I remember getting my first credit card. I thought I had finally made it as an adult! That was over 30 years ago, and I can still remember my first purchase. It was a long navy blue wool winter jacket.
But what I’ve realized (now that I am much older and wiser), is that getting a credit card is one thing. Using it effectively is a totally different story.
The Good and the Bad of Credit
Obtaining credit is like applying for a loan. You ask the financial institution to lend you the use of its money. For that privilege, you get to pay them “extra” money (if you don’t pay off your card entirely each month before the due date). The terms of your agreement with the financial institution state the rate of interest – that extra money you agree to pay the company that issued the credit card.
You have the ability to make major purchases when you don’t have cash available for them.
You feel safe in knowing that should emergencies arise, you have the means to pay for them.
You don’t have to carry a lot of cash around (especially if you are travelling out of country).
Easily available credit makes it so easy to over-spend. (This is a BIG deal long-term!)
You negatively affect your credit rating if you don’t pay your minimum balances on time.
Most everyone falls into the trap of not paying off the whole amount you owe. (This means you are paying that “extra” money on the item each month until you pay it off.)
Creating credit debt can result in a debt load that is very difficult to sustain.
Credit Costs You Money
It’s very easy to get caught up in the “I can afford the payment so it’s okay,” mentality. But let’s take a look at what that is costing you.
If you add just $250 a month in charges to a credit card with an opening balance of $2,000, and make all your minimum payments, your credit card balance will balloon to $20,000 in just over seven years! What!! Yes this is the real cost of credit.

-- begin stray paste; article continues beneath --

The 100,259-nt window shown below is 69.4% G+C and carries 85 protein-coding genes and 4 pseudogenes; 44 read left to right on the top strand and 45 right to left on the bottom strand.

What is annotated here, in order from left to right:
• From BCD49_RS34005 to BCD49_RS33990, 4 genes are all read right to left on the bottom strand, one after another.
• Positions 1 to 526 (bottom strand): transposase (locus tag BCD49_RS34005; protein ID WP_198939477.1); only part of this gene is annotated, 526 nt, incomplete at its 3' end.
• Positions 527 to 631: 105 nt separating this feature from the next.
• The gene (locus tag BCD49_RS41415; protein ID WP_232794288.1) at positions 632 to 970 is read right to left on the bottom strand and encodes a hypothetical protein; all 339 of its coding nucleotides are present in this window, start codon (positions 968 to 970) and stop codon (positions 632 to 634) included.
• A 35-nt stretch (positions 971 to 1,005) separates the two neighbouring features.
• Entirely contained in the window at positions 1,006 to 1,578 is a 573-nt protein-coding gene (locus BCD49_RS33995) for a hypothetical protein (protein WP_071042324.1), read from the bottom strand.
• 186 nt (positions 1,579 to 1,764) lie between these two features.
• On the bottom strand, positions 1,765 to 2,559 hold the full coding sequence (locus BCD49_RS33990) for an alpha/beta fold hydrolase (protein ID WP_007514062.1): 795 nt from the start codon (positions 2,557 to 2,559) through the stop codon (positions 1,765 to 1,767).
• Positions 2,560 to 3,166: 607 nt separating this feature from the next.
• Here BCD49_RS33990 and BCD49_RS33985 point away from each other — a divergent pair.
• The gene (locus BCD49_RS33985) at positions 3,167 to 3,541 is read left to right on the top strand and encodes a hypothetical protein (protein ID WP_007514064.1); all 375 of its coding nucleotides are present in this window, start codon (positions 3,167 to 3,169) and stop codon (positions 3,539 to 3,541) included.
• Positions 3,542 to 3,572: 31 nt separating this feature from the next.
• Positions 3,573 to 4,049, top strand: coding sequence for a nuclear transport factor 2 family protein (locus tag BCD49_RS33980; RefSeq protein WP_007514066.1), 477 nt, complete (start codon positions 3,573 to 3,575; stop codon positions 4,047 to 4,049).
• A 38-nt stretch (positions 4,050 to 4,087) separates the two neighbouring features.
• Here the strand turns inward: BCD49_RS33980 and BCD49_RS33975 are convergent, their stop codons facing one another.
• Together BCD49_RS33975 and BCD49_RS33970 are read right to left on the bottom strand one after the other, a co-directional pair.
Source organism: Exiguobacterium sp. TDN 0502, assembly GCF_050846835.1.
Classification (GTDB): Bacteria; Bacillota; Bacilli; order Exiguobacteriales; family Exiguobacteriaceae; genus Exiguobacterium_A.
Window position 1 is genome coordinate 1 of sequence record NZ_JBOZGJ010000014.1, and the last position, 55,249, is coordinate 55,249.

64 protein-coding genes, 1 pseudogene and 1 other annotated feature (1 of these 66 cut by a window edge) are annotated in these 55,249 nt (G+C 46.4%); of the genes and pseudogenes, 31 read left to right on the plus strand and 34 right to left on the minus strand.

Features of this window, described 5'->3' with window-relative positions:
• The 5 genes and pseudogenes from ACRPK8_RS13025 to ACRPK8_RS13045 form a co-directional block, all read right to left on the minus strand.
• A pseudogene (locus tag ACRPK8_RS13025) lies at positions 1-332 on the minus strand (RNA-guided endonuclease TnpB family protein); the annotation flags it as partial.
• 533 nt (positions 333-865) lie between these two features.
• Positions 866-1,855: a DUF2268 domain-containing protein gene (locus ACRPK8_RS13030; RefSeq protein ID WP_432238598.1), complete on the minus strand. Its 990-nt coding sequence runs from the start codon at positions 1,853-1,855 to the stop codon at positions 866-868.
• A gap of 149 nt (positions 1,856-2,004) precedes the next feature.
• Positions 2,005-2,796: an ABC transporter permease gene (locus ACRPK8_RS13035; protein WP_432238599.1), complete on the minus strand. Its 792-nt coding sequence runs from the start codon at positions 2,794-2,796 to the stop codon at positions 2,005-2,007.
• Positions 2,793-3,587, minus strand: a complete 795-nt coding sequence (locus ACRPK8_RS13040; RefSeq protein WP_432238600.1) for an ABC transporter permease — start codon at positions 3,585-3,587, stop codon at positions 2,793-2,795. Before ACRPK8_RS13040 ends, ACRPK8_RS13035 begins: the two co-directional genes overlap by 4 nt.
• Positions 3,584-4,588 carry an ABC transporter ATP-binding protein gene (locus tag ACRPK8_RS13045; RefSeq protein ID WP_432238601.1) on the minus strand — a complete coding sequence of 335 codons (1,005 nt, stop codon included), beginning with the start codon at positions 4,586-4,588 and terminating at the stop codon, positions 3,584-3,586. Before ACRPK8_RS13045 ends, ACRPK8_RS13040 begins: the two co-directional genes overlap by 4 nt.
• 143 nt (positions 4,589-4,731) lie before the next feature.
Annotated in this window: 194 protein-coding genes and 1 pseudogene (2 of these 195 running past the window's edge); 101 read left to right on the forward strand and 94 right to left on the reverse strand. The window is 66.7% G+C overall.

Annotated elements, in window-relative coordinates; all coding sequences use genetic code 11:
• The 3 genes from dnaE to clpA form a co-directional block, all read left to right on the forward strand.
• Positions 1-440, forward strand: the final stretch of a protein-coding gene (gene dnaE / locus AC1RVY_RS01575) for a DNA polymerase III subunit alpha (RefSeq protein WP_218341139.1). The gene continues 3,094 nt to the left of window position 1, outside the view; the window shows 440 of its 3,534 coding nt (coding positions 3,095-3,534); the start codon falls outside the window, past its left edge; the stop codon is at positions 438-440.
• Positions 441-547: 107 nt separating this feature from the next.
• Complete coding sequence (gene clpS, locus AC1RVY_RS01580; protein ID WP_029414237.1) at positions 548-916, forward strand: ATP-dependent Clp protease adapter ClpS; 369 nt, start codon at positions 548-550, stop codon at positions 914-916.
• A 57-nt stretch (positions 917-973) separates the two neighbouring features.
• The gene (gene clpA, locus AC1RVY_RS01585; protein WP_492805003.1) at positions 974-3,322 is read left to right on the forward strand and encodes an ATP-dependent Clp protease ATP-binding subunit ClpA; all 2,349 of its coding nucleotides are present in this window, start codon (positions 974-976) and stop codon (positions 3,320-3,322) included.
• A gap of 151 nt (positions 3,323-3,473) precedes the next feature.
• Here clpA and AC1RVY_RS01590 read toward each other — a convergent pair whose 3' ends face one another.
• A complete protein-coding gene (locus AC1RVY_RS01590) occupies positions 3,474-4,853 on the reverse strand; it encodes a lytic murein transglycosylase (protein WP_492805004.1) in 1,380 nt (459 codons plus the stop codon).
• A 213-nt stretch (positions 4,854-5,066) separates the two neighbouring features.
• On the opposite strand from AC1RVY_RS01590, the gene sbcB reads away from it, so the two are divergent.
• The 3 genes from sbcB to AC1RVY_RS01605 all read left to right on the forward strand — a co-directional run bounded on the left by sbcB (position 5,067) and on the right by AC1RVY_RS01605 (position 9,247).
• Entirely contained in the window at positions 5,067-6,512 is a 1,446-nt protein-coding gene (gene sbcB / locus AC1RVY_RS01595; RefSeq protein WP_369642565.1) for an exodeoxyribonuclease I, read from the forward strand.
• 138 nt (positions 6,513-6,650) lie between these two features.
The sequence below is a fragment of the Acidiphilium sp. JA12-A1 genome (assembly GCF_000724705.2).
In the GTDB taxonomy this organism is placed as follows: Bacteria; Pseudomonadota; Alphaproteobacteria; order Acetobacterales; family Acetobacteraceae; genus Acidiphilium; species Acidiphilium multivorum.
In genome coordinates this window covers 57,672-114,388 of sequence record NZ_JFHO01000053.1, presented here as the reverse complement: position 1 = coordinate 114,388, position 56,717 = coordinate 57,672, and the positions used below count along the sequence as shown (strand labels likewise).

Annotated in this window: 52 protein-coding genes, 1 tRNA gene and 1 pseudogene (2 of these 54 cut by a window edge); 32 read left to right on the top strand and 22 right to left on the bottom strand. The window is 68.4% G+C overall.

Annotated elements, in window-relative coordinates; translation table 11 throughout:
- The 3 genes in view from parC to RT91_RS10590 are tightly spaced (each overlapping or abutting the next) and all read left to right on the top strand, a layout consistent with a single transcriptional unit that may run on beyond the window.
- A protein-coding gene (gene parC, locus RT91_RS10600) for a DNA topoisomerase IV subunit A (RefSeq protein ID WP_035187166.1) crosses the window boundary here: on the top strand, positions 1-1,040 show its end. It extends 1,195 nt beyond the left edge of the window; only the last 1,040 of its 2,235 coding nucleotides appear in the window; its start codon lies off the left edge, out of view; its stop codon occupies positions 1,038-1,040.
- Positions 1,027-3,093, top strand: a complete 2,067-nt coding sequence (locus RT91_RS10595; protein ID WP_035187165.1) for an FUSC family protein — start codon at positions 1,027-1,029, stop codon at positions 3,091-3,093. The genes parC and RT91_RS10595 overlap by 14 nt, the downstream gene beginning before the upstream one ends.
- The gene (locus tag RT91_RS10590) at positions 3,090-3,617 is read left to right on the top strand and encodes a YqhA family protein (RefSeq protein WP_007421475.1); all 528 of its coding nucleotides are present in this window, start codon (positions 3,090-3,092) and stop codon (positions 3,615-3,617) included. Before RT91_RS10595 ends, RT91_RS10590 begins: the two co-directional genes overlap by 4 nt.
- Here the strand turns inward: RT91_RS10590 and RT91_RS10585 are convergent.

Most credit card companies charge 16 – 20 % interest. It may not sound like much, but over time is will cost you thousands and thousands of dollars.
Recognize When You Are Heading For Credit Trouble
Here are some warning signs that your credit is getting out of control:
You find yourself paying with cash less often and charging more and more to your cards.
You postpone payment for a month – letting some bills slide.
You make only the minimum payments each month.
You apply for new credit cards when you max out the cards that you have.
You use a cash advance from one credit card to pay your minimum balance on another. (This is really not good as when you take a cash advance, you are paying interest right on that amount right away.)
Tips To Reduce Your Credit Costs
If you’ve gotten yourself into debt trouble, it sometimes seems daunting to claw your way out of it. But it can be done! It may seem like you are sacrificing, but your future self will definitely thank you.
- Use your credit cards only for necessary items. Don’t charge for purchases such as vacations, liquor, toys, and beauty products. If you can’t pay cash, ask yourself if you really the item at that moment.
- If you are making a major purchase, choose a card that charges a lower interest rate.
- Pay the entire bill on every credit card each month. (If this is currently impossible, create a plan to pay it off as fast as you can.)
- Reduce the amount of credit available to you. Cancel cards that you really don’t need. (This takes the temptation away to use them – because you can’t!)
- Pay off all outstanding credit card balances before taking on further debt.
- Pay off the cards with the highest interest rate first.
- Think about getting a second job. Use all that income to pay off your debt. Here are some legit companies that hire remote workers so you can work from home at these jobs. That might make it easier to work that second job.
Having credit is a double edged sword. It’s great when you can control your spending and pay off your balances. But when it’s controlling you, you will have over-payed for those items you likely didn’t even need and cause yourself much unwanted stress.
Make the decision to spend wisely and keep more money in your pocket – rather than giving it to those financial institutions.
Do you have a story about getting yourself out of debt? We’d love to hear it and perhaps feature you in an article. Leave a comment below, or email us at firstname.lastname@example.org